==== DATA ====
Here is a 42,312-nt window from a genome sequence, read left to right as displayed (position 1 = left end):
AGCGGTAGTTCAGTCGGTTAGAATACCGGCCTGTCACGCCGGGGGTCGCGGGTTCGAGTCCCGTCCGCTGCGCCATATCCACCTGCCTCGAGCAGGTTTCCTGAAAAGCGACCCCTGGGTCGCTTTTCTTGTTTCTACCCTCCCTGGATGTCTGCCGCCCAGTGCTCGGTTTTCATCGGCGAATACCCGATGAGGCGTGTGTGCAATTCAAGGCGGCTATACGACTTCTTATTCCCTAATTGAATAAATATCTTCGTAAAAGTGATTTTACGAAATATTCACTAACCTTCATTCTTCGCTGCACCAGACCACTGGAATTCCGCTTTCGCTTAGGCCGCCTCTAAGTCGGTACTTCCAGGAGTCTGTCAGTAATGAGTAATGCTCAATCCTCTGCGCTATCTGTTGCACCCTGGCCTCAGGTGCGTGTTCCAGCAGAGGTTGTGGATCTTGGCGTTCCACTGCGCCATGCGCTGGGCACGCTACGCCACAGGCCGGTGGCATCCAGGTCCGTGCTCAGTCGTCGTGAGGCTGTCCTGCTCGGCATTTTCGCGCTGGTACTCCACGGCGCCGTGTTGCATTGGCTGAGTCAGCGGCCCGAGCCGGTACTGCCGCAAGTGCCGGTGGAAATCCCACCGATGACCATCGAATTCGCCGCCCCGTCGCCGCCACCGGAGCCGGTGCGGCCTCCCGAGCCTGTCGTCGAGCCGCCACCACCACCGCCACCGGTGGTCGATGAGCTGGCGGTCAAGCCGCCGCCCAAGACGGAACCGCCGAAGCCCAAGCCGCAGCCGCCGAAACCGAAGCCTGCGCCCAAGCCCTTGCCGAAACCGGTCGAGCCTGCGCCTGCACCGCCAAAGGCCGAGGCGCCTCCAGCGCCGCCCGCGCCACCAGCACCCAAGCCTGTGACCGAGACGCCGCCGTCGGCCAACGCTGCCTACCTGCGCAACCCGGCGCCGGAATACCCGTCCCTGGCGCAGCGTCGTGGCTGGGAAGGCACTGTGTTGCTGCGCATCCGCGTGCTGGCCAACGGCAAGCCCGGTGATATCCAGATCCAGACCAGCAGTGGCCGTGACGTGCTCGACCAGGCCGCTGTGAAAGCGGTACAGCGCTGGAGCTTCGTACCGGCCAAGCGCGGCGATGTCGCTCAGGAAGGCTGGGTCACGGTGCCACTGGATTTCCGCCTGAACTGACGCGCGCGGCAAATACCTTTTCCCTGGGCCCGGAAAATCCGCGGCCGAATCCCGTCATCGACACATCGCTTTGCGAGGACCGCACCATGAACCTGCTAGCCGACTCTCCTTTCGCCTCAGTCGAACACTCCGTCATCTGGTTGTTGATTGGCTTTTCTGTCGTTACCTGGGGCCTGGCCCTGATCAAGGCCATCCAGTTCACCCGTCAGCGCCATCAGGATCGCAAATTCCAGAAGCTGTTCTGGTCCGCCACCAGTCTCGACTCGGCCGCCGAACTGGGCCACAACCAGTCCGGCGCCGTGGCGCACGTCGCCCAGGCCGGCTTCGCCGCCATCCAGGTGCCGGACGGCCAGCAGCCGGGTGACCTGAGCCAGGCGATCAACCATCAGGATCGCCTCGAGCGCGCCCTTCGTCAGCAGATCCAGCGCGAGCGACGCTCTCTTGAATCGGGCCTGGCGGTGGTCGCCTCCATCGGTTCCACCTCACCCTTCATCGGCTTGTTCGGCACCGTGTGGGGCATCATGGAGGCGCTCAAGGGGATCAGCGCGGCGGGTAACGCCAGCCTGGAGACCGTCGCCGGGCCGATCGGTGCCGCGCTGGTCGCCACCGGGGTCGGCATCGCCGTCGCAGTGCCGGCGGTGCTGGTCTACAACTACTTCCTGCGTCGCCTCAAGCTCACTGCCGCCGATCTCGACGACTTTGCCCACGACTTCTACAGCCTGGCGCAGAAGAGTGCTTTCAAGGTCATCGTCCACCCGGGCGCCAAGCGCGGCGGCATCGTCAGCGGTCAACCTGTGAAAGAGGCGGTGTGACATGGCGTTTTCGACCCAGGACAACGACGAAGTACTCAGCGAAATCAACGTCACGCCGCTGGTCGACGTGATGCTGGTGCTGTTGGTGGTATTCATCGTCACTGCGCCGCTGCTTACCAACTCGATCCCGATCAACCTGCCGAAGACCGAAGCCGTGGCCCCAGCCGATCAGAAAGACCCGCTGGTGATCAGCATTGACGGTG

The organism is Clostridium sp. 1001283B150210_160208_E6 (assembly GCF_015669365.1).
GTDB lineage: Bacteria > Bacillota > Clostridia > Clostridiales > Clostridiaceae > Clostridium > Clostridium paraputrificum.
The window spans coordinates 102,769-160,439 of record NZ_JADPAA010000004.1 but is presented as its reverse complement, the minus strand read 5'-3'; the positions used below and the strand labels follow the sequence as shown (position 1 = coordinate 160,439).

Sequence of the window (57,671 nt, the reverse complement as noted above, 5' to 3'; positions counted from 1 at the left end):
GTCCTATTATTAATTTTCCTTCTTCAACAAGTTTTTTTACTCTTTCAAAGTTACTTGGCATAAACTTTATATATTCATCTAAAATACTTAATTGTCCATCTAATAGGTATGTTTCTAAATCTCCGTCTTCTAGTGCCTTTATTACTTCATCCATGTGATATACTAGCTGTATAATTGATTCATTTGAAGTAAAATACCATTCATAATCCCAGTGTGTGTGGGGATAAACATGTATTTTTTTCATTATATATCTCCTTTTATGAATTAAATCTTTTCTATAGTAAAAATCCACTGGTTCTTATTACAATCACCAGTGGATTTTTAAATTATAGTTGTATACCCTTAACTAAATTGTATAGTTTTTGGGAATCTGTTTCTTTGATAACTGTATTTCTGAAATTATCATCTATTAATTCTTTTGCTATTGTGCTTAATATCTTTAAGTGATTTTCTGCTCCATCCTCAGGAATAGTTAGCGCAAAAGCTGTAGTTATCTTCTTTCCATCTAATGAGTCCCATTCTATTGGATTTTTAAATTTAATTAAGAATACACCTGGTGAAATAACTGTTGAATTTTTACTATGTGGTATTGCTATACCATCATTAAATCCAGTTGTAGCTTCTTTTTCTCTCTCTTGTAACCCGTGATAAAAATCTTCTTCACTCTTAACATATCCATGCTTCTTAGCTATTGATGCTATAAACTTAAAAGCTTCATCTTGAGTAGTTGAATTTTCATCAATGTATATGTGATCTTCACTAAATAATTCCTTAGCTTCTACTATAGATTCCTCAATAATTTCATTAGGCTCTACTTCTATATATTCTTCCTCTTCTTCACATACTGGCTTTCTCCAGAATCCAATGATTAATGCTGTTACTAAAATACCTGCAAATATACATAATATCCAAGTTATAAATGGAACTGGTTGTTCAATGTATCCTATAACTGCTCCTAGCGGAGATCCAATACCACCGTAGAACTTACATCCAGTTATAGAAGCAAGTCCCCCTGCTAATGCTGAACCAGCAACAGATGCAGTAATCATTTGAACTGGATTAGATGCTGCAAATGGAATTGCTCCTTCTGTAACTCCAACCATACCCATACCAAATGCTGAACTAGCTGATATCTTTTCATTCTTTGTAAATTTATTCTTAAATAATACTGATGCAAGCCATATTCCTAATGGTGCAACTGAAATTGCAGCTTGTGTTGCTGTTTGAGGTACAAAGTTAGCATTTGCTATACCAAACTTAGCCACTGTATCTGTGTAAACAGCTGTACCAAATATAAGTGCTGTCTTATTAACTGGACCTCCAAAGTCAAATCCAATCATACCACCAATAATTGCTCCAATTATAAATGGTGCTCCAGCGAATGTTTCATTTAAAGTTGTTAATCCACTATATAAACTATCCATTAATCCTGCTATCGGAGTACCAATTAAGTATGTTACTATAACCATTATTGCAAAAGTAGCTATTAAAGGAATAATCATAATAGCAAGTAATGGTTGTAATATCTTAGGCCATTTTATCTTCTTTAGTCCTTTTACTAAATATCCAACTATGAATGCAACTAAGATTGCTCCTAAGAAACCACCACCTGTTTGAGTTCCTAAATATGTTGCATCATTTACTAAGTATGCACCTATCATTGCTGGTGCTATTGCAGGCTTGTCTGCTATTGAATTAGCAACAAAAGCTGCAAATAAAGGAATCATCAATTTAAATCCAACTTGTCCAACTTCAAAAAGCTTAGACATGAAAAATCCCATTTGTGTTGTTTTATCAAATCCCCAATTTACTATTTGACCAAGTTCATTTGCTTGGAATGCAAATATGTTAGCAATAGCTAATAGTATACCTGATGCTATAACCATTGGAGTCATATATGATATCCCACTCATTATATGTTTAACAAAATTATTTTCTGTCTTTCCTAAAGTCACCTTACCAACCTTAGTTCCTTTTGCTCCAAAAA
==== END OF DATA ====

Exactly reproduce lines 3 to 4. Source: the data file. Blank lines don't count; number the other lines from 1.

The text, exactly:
The organism is Clostridium sp. 1001283B150210_160208_E6 (assembly GCF_015669365.1).
GTDB lineage: Bacteria > Bacillota > Clostridia > Clostridiales > Clostridiaceae > Clostridium > Clostridium paraputrificum.